“Booksmart” Movie Review


     One could make the argument it was 1999’s “American Pie” that jumpstarted a wave of R-rated raunchy teen comedies utilizing high school aged kids in a setting more often associated with those attending college and slightly more prepared to handle the life changing decisions they may face when sex, drugs, and alcohol are the foundation of the party.  And in much the same way Jim, Oz, Kevin, and Finch made their memorable pact, the characters in first time feature director Olivia Wilde’s “Booksmart” embark on a similar journey, while learning plenty about themselves along the way.

     The marketing behind “Booksmart” seems to have left many with the impression the story is essentially a female centric rehash of “Superbad”, but that notion could not be farther from the truth.  Working from a script written by Susanna Fogel, Emily Halpern, Sarah Haskins, and Katie Silberman, Wilde examines the complexities of teen life by dissecting the expectations we have of each other, as well as ourselves.  In doing so, the characters find out those perceptions of people we seem to believe as being reality are seldom the actual truth.  Adults regularly learn this each and every day, but to see this unfold through the eyes of Molly (Beanie Feldstein), the class Valedictorian who will be attending Yale in the fall, and Amy (Kaitlyn Dever), equally as smart and attending Colombia, is a different kind of movie experience altogether.  Something that is greatly enhanced by Wilde’s creative direction.

     We catch up with Molly and Amy as they embark on what is the last day of their senior year.  The kids at this school are raucous to say the least, as the hallways are cluttered with hoards of unruly kids shooting fire extinguishes, throwing condom water bombs, and splashing confetti throughout the hallways.  All of this while Principal Brown (Jason Sudeikis) shuts his door.  Can you blame him?  You get the idea Wilde wants to paint a picture about today’s youth and the ways they have chosen to express themselves that may be adverse to the thinking of the adults in the room.  But this is a belief held by Molly as well, who has this idea that while her peers were out screwing around, thus ruining their chances at any kind of real future, she was outworking them by hitting the books as hard they were partying.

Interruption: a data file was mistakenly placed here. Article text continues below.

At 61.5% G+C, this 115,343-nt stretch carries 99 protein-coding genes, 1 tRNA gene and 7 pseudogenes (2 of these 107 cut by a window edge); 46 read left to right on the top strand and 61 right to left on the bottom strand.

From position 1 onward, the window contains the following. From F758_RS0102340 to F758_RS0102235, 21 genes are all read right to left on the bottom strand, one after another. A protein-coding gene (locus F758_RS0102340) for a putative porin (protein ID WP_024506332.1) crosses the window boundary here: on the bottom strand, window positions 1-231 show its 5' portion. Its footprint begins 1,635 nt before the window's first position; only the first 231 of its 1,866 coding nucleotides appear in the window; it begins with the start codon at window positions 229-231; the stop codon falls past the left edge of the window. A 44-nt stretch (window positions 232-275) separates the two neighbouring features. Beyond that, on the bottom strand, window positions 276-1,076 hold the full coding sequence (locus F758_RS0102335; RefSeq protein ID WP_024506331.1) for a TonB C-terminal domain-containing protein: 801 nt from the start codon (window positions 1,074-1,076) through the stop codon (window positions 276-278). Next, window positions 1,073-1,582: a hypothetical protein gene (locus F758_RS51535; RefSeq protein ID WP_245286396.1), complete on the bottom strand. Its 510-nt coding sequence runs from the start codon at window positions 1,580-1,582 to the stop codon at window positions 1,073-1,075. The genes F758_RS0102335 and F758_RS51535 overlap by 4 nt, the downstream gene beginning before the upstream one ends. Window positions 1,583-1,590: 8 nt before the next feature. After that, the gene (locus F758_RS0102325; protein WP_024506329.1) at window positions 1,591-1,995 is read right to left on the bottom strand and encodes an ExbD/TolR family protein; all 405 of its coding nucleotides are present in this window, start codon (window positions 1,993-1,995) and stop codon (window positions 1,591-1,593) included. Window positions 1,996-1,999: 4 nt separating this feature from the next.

An early scene in which Molly is in a bathroom stall unbeknownst to three of her classmates, only solidifies her stance when she overhears them talking about her lack of personality and shortcomings within the school’s ongoing popularity contest.  This leads to a confrontation where those perceptions are front and center.  The trio was discussing various sexual conquests while one of them was vandalizing the wall with a drawing of male genitals.  Molly confidently tells all of them they will amount to nothing in life, while she will go on to Yale and become rich and successful, thanks to her avoidance of the very social activities her adversaries thrive on.  But to her dismay, she finds out one of them is also going to Yale, while the other is going to Stanford.  In full panic mode, she dashes through the hallways asking people where they are going to school.  “Georgetown!” says one kid who she thought was an undedicated loser.  All of which leads to the film’s central plot.

     Molly and Amy realize they may have been missing out on something all along, and set out to find what ever that is in a night of hopping from grad party to grad party in an attempt to make up for their square behavior.  This, of course, proves to be no different than the boys in “American Pie”, as each has their own sexual urges to address in addition to the obligatory consumption of alcohol and drugs.  All of which is intended for the audience to see the characters come of age within a scenario where time is a factor.  There’s a sense these things need to happen in order for these girls to feel as though they have experienced high school the way that maybe they should have all along.

     Speaking for myself, I look at the work ethic and dedication displayed by Molly and Amy as being a strong suit that in no way detracts from who they are.  Others may disagree, but in today’s competitive landscape, the characters in the film who still managed to be accepted to a notable school, while drinking and partying on the weekends and feeding off their supposed popularity to feel good about themselves, will likely find they are shorthanded when the realities of life inevitably come their way.  In my mind, kids should be spending at least some of their weekends in high school working and learning the value of earning money, rather than it just being given to them so they can go whoop it up with their friends instead.

     Acting out in a manner that includes breaking the law and endangering others, which many of these characters do numerous times,  isn’t a necessary detour within the high school experience either.   But the fact we are talking about this subject means “Booksmart” is a strong enough film to foster discussion about how teens choose to navigate their way through the obstacles of high school life, while parents will undoubtably chime in as to just how much of a leash they really need.  GRADE: B